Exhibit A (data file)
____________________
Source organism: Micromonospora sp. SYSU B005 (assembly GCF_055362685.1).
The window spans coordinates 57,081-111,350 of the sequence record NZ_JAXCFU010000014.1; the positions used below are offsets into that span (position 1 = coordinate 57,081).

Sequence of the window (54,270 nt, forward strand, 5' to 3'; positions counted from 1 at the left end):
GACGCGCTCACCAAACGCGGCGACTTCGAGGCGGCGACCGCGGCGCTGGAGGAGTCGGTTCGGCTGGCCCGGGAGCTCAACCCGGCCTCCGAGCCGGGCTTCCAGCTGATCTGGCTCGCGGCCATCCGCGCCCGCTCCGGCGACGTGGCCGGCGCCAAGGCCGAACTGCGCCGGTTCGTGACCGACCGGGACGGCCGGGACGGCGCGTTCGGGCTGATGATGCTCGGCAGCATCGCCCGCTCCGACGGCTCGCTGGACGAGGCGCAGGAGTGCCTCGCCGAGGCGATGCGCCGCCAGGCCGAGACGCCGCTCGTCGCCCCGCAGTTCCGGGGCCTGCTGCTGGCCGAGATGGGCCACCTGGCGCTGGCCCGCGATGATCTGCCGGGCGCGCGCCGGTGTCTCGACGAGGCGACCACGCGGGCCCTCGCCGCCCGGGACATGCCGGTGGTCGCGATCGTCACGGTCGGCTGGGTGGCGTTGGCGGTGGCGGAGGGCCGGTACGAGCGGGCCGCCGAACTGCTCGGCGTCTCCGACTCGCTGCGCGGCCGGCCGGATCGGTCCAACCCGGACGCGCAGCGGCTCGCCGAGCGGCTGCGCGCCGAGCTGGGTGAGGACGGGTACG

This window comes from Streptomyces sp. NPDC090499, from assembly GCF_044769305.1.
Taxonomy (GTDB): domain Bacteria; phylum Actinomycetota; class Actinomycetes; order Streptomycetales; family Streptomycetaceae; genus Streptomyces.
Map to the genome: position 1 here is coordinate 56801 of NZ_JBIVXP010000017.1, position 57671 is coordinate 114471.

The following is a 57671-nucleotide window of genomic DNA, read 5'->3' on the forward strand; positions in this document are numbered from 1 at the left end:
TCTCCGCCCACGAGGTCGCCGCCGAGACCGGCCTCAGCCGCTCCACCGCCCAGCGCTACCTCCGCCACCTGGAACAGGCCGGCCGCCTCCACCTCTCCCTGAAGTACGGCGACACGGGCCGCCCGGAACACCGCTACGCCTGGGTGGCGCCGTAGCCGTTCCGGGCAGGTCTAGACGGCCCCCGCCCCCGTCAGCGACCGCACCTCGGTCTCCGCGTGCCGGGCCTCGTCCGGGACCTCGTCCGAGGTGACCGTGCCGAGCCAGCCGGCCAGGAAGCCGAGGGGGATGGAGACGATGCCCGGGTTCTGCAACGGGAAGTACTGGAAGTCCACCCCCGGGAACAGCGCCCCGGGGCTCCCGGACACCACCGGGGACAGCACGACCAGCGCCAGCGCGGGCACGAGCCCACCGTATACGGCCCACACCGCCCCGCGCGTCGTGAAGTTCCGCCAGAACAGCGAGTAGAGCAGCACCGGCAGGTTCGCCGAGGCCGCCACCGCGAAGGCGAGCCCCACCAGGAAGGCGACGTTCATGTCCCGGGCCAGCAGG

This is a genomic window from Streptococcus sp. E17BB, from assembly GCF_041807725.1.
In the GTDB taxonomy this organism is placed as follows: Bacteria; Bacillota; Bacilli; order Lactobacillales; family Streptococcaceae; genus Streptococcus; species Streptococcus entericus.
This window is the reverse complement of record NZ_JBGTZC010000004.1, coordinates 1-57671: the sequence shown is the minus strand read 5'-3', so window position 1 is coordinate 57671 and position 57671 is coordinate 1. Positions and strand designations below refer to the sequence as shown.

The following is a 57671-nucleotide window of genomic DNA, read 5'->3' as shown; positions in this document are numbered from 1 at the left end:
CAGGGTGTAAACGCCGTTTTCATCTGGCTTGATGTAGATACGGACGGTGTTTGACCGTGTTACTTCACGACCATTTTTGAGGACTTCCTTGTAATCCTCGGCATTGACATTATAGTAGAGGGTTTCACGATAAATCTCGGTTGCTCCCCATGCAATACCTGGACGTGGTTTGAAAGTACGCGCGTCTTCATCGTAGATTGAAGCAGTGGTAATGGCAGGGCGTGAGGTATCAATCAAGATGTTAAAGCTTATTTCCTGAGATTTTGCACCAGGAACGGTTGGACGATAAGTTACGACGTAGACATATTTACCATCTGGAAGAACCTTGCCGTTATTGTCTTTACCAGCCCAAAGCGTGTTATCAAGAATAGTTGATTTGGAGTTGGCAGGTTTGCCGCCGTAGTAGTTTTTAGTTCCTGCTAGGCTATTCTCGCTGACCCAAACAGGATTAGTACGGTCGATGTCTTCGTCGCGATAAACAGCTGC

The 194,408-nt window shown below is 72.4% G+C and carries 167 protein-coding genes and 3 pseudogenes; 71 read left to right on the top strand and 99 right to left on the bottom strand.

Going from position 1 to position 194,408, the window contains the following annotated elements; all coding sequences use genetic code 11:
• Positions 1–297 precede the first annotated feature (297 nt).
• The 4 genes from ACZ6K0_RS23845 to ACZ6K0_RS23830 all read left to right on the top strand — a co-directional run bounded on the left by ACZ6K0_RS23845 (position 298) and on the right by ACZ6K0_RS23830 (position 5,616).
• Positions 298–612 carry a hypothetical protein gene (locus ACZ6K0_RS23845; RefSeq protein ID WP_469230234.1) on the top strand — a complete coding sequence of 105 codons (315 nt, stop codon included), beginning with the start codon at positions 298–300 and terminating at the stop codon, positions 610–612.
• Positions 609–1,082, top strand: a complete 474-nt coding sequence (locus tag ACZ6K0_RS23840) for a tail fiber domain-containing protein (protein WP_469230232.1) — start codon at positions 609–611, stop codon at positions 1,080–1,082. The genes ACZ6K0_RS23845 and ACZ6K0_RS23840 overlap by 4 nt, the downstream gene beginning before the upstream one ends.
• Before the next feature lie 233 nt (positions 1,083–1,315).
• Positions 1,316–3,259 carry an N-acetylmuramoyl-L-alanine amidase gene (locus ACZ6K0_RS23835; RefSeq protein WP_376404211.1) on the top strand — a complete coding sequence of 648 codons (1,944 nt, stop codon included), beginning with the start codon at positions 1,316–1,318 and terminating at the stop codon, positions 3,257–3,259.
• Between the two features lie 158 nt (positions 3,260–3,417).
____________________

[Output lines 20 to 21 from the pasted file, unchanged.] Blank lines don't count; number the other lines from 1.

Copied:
• Positions 609–1,082, top strand: a complete 474-nt coding sequence (locus tag ACZ6K0_RS23840) for a tail fiber domain-containing protein (protein WP_469230232.1) — start codon at positions 609–611, stop codon at positions 1,080–1,082. The genes ACZ6K0_RS23845 and ACZ6K0_RS23840 overlap by 4 nt, the downstream gene beginning before the upstream one ends.
• Before the next feature lie 233 nt (positions 1,083–1,315).